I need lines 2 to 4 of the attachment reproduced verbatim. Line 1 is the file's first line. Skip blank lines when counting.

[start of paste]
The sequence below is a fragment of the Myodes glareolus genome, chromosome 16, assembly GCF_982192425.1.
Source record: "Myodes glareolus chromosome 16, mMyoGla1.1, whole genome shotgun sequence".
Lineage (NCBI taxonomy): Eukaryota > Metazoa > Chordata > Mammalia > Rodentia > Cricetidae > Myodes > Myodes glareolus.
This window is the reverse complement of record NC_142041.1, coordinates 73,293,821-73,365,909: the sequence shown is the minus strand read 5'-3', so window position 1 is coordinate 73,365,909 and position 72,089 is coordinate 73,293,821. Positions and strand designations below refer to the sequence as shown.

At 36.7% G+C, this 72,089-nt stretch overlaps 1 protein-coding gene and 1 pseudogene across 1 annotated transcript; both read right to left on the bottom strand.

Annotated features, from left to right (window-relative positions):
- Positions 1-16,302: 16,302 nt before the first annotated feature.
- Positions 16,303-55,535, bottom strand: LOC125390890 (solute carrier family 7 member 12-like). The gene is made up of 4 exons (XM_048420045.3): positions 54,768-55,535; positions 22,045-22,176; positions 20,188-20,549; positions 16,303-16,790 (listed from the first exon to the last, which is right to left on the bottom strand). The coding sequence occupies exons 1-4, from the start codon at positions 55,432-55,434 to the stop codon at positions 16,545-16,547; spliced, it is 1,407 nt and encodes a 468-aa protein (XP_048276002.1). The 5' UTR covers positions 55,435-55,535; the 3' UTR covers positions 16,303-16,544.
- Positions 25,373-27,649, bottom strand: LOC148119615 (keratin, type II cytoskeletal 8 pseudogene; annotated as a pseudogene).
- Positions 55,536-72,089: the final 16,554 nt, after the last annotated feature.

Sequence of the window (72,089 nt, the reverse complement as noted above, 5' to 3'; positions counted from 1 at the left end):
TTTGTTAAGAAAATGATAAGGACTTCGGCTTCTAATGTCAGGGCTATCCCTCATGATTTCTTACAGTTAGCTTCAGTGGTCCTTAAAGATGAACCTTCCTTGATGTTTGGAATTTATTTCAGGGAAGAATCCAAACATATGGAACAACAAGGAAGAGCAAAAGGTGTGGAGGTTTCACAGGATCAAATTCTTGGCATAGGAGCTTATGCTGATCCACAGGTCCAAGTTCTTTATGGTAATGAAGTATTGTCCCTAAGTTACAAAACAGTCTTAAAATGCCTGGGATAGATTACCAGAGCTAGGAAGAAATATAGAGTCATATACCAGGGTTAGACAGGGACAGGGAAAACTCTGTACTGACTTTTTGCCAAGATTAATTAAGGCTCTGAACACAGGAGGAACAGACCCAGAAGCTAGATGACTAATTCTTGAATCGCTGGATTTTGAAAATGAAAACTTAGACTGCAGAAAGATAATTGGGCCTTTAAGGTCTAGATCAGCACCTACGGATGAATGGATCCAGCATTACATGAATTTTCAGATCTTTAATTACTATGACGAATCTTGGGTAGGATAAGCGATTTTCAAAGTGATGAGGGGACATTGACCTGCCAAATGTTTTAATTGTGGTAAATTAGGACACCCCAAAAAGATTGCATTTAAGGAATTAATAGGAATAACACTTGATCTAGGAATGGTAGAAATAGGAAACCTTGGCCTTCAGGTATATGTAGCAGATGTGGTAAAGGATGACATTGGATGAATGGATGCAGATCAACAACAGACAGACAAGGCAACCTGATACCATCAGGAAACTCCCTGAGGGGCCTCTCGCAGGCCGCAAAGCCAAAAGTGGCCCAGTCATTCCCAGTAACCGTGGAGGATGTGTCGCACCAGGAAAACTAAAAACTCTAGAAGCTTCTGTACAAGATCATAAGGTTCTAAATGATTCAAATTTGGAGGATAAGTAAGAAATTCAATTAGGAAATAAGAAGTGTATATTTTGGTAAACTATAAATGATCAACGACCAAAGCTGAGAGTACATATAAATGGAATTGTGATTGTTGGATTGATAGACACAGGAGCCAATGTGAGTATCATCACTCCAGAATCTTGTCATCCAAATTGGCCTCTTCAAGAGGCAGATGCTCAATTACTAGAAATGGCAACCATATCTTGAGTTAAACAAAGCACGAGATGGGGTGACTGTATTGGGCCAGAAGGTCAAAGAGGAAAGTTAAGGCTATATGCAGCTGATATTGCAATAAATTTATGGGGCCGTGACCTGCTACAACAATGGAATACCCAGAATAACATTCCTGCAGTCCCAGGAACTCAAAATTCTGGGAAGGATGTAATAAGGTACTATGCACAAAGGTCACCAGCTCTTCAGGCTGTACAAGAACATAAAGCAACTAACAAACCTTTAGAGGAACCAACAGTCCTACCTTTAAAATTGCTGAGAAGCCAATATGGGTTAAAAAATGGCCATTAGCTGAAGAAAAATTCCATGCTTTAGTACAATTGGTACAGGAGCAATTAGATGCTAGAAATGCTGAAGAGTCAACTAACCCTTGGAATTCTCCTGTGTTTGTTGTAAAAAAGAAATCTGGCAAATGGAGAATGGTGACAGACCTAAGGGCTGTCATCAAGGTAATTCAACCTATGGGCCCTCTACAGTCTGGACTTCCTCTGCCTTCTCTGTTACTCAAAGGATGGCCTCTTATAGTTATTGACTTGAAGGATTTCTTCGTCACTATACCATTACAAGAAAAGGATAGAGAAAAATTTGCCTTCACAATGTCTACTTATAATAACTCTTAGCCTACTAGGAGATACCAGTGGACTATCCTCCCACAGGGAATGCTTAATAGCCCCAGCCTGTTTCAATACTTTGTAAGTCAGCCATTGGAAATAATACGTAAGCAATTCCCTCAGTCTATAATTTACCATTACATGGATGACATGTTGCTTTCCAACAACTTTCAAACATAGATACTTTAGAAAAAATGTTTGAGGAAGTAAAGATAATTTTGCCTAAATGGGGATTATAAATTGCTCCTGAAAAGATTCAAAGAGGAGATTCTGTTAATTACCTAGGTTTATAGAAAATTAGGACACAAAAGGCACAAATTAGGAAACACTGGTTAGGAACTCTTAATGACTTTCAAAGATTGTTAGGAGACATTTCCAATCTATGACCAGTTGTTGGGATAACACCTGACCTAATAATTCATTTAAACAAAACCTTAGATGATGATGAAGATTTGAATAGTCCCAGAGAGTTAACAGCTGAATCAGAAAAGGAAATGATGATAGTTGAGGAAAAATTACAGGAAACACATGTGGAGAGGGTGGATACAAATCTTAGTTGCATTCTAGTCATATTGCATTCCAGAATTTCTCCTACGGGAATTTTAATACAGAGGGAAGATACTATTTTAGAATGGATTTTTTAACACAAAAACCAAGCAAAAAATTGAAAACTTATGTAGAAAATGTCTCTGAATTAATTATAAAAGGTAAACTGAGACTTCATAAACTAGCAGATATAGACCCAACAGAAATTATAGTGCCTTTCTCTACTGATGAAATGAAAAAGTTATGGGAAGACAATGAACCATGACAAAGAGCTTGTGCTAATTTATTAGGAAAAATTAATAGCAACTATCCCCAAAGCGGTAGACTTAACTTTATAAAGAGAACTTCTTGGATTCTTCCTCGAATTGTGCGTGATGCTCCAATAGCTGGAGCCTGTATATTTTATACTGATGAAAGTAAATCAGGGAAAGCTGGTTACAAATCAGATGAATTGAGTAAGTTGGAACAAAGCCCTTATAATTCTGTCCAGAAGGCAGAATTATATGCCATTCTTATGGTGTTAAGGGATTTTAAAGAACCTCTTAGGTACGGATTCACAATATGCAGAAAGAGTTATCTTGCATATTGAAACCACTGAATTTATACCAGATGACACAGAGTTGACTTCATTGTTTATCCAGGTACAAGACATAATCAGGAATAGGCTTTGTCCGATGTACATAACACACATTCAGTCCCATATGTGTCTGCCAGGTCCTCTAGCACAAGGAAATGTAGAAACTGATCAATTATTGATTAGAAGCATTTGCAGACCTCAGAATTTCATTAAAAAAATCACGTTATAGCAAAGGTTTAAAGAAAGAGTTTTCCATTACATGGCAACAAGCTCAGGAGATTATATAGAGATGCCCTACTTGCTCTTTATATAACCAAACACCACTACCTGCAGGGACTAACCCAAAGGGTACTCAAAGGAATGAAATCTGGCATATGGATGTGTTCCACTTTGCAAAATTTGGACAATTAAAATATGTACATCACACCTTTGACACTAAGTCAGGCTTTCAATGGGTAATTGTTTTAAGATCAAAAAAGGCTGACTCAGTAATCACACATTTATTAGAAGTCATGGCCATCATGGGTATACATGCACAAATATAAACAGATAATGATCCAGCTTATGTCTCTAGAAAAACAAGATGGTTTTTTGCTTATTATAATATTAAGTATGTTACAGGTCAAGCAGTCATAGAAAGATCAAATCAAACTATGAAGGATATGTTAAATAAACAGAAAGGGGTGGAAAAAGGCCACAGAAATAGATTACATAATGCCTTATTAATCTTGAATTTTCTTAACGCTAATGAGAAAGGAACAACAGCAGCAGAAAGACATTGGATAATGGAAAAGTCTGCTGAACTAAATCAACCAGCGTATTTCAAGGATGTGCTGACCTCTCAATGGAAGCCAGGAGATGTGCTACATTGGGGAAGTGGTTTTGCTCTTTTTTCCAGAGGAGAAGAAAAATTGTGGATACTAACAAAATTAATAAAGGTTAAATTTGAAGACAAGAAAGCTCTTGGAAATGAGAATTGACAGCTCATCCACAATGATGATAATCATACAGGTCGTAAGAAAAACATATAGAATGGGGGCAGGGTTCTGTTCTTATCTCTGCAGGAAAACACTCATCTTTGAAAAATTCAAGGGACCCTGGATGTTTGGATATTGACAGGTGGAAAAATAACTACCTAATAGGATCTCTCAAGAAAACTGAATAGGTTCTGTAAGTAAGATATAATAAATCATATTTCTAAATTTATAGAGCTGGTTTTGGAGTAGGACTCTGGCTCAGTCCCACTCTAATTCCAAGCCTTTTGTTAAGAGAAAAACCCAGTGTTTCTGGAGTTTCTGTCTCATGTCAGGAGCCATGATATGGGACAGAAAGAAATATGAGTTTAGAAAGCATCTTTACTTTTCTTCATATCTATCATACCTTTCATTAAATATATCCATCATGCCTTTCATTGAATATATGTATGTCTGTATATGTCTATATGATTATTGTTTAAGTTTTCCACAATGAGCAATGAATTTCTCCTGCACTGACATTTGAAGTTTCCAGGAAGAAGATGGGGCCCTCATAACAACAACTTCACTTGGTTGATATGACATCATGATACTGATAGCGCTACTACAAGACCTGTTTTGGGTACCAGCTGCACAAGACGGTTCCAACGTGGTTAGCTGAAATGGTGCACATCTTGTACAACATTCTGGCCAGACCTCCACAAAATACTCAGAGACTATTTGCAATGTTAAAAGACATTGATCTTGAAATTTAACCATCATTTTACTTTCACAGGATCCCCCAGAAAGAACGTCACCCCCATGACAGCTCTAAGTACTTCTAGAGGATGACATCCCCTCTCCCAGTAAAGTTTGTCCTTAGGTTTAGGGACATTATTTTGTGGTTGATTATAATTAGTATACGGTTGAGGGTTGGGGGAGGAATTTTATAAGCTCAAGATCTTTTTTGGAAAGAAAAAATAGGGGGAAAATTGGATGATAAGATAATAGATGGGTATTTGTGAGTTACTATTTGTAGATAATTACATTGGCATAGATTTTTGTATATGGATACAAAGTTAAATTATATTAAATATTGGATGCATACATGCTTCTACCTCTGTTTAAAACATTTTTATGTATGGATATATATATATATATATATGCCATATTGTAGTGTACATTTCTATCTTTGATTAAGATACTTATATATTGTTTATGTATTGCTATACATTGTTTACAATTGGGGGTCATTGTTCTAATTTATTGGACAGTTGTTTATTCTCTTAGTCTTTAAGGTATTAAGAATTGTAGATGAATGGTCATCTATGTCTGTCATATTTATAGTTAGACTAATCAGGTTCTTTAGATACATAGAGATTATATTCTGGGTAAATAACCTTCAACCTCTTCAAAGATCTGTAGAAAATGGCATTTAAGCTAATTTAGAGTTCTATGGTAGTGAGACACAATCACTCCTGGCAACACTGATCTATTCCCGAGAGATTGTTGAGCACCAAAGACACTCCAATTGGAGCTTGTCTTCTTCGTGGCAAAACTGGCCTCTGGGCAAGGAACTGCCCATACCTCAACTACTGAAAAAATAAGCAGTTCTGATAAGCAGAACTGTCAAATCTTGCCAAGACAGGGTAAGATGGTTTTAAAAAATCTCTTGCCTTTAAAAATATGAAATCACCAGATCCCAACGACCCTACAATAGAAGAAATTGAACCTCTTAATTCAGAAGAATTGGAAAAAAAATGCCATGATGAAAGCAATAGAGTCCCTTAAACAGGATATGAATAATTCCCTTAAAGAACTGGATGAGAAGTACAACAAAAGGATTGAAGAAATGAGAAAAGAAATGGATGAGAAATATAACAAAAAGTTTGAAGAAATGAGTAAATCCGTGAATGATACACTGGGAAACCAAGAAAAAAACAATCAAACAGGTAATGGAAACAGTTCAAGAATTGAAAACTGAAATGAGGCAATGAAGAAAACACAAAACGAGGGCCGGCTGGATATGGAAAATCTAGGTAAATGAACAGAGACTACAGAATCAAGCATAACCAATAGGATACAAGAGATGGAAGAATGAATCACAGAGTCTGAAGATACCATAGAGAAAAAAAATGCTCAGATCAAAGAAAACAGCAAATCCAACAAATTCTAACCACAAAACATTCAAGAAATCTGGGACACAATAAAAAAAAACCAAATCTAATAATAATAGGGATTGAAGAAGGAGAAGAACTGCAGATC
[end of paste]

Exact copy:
Source record: "Myodes glareolus chromosome 16, mMyoGla1.1, whole genome shotgun sequence".
Lineage (NCBI taxonomy): Eukaryota > Metazoa > Chordata > Mammalia > Rodentia > Cricetidae > Myodes > Myodes glareolus.
This window is the reverse complement of record NC_142041.1, coordinates 73,293,821-73,365,909: the sequence shown is the minus strand read 5'-3', so window position 1 is coordinate 73,365,909 and position 72,089 is coordinate 73,293,821. Positions and strand designations below refer to the sequence as shown.